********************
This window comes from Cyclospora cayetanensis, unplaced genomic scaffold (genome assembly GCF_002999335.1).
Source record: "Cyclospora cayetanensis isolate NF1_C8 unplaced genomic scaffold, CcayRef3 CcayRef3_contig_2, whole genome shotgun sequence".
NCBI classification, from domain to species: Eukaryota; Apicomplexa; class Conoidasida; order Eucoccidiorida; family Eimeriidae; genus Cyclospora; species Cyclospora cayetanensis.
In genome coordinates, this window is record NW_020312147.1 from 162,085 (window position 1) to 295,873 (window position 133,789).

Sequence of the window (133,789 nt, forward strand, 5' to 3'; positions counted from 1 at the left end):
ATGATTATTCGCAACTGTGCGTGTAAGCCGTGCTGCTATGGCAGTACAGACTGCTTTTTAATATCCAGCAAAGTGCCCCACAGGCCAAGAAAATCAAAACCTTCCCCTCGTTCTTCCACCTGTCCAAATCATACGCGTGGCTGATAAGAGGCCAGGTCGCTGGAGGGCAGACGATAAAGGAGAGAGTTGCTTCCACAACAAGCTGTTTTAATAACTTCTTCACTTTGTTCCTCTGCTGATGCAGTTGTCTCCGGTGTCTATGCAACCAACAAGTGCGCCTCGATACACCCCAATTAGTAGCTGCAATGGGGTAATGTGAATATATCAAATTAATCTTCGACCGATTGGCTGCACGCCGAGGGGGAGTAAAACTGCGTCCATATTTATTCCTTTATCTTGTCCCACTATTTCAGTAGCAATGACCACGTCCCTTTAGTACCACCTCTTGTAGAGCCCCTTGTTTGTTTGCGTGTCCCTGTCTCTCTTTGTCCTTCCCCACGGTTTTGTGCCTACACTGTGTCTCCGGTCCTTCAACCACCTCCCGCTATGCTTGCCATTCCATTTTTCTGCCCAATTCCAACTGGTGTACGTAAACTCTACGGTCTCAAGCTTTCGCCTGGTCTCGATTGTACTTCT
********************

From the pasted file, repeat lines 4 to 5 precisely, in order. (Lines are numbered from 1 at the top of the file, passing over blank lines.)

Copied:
In genome coordinates, this window is record NW_020312147.1 from 162,085 (window position 1) to 295,873 (window position 133,789).

Sequence of the window (133,789 nt, forward strand, 5' to 3'; positions counted from 1 at the left end):